Consider the words from the hymn God Rest Ye, Merry Gentlemen…

From God, our heavenly father,
A blessed angel came.

And unto certain shepherds,
Brought tidings of the same.
How that in Bethlehem was born,
The son of God by name.
Oh, tidings of comfort and joy.

Remember Christ our savior
was born on Christmas day.
To save us all from Satan’s power
when we were gone astray.
Oh, tidings of comfort and joy…

At what other time of year do even the lost proclaim aloud Christ’s purpose for coming? What a wonderful opportunity God has given us. While emotions are stirred, hearts are tender, and “family” once again becomes important to many, we are able to speak and sew into the lives of those who may normally be opposed to the Truths of Scripture.

Consider the words of Sweet Little Jesus Boy

[We] Didn’t know you’d come to save us Lord
To take our sins away
Our eyes were blind,
We could not see

We didn’t know who you were.

It’s amazing to hear these words sung by those whose eyes are still blinded.

“In every way, whether in pretense or in truth, Christ is preached; and in this I rejoice…” (Philippians 1:18)

Pray with me today that God would open the eyes of those who sing these songs in ignorance. Pray that he who memorizes the notes and practices the harmony to such carols this year would indeed come to know You as Lord and Savior!

And if you really want to see an external picture of the internal influence Christians can have in this world! Watch this and weep! (Yes, I know I already posted it earlier, but I couldn’t resist!)

Similar Posts:

23 Responses to “Christmas: A High Impact Influence”

  1. Lizzie says:

    Thank you for sharing your thoughts. My sentiments exactly:)!

  2. Bethany says:

    Glad to hear this opinion. I am discouraged by how often Christians scorn all celebration of Christmas for one reason or another. It’s personally my favorite holiday, possibly because I am more or less unaffected by the commercialization of the whole thing.

  3. victoria says:

    I’ve heard the objections to Christmas too, but at what other time of year could you send a card to an unbeliever, with a gospel message on the front, and have them display it on their fire place mantle or coffee table? My prayer is that they read it and come to know the Lord.
    Thank you for your well-written post.


  4. ladyscott says:

    I read comments below one of the flash mob hallelujah videos on youtube, and I was amazed at the number of non-believers who found this offensive because it’s a religious song. Only secular Christmas songs are allowed in many public schools now, even though they often “even the field” by teaching the children other songs for other religions who celebrate their days in December, too.

    I am also amazed at how so many non-believing singers and sing such words and not even know what they’re singing, what the words truly mean!

  5. Deanna says:

    Yes, Stacy! This is how I feel about Christmas as well!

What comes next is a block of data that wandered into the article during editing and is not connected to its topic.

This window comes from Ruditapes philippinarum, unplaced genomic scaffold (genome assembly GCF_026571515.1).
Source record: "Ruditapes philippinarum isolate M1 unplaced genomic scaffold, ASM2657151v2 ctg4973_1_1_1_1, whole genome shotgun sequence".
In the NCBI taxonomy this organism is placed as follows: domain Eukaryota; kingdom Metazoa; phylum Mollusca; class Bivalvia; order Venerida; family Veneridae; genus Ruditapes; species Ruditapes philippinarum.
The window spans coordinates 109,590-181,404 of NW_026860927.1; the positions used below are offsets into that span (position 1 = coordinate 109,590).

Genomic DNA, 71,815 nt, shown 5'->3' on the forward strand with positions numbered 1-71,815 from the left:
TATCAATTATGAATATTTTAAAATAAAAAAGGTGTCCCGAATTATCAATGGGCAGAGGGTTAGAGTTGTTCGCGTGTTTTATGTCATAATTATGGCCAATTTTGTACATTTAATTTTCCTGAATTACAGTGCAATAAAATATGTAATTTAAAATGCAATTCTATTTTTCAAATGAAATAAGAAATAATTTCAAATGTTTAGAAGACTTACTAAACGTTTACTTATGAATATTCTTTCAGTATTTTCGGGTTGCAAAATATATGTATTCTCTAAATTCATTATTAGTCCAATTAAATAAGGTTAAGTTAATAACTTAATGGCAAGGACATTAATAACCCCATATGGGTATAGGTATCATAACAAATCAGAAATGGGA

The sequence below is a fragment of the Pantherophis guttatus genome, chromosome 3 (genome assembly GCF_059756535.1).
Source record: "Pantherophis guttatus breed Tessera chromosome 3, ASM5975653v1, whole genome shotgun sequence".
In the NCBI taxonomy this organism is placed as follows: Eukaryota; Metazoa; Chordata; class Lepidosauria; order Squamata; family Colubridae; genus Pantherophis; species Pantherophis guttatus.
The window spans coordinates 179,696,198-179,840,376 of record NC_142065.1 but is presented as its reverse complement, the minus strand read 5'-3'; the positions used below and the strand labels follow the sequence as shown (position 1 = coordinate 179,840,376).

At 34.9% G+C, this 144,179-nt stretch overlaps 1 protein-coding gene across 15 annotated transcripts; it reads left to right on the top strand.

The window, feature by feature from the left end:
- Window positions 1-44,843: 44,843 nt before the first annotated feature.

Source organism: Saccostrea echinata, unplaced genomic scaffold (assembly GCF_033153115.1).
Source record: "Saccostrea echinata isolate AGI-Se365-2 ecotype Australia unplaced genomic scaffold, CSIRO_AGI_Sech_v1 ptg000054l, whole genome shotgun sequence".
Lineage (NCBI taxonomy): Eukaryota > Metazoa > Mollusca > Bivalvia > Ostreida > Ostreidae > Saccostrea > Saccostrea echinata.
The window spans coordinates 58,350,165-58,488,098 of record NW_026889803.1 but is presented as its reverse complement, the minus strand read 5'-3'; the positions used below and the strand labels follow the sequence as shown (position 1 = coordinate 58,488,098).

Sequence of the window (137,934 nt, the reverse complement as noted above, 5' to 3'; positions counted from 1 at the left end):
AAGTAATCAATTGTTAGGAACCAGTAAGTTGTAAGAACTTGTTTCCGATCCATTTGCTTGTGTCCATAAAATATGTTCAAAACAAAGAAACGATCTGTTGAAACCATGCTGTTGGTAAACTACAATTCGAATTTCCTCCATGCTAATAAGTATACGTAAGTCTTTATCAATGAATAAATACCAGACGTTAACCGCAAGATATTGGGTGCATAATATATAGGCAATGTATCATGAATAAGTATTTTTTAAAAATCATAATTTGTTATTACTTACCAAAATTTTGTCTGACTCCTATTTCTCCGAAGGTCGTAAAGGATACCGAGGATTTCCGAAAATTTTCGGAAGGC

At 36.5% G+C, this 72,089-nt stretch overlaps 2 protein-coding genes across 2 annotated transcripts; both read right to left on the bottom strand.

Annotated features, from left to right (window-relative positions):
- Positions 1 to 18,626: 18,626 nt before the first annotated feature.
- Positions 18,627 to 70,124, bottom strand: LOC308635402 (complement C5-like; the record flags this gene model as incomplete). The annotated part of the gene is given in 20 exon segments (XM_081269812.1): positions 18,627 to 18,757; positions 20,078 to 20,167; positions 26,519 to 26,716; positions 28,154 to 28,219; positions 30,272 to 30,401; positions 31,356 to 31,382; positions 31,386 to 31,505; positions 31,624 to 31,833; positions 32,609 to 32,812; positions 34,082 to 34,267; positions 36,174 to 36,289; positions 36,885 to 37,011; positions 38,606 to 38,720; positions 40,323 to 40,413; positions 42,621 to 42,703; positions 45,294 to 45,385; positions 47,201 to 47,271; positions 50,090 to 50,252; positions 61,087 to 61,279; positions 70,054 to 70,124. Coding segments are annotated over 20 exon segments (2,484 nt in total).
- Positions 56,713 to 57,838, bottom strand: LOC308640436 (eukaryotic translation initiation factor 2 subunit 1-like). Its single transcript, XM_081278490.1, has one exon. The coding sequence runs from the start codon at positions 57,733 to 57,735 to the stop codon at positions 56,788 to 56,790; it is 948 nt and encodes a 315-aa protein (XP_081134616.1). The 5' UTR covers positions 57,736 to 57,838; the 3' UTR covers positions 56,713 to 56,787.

The flash mob “Hallelujah Chorus” gives me chills and thrills me to hear Christ glorified!

  6. Denise says:

    Did Elijah offer his sacrifice to God on the altar built by the prophets of Baal? If we are so zealous for God’s glory, why can’t we choose a day of remembrance that doesn’t coincide with the winter solstice and be separated unto the gospel?

    Matthew 7:21
    Not every one that saith unto me, Lord, Lord, shall enter into the kingdom of heaven; but he that doeth the will of my Father which is in heaven.

    Do we rejoice that so many heathens become modern day Pharisees for a season, honoring God with their lips and not with their hearts? Are we modeling true Christianity to the world when we join in and try to Christianize secular celebrations?

  7. Dana Renda says:

    Beautifully stated. I also find that the Advent Calendar along with our Advent Wreath is a nice way to engage our children in the teachings of our Lord. It’s colorful and if you hand make them you can include the scriptures. We always try and stress that Christmas is not about the presents, it’s truly about Christ. I try and explain that Christ is the reason we have CHRISTmas. Both of my children love the story of the Baby Jesus birth. However, my daugther is about to turn eight and has more indepth questions. I find that their Children’s Bible is the best reference.
    As usual, thank you for your wonderful words.


  8. Stacy McDonald says:

    Denise- What a wonderful way to destroy the work of the enemy by celebrating the victory of Jesus over the paganism of the winter solstice (which actually is not December 25).

  9. Renee Stam says:

    I think there is a way to celebrate Christmas, proclaiming Christ birth and have fellowship and family gathering and setting ourselves apart from the worldly value of materialism etc… I enjoyed this post!thanks for the video’s they were great!!!

  10. Lori Devine says:

    Great post! I hope you don’t mind that I shared a link to it on my blog. Thanks for sharing!

  11. Steve says: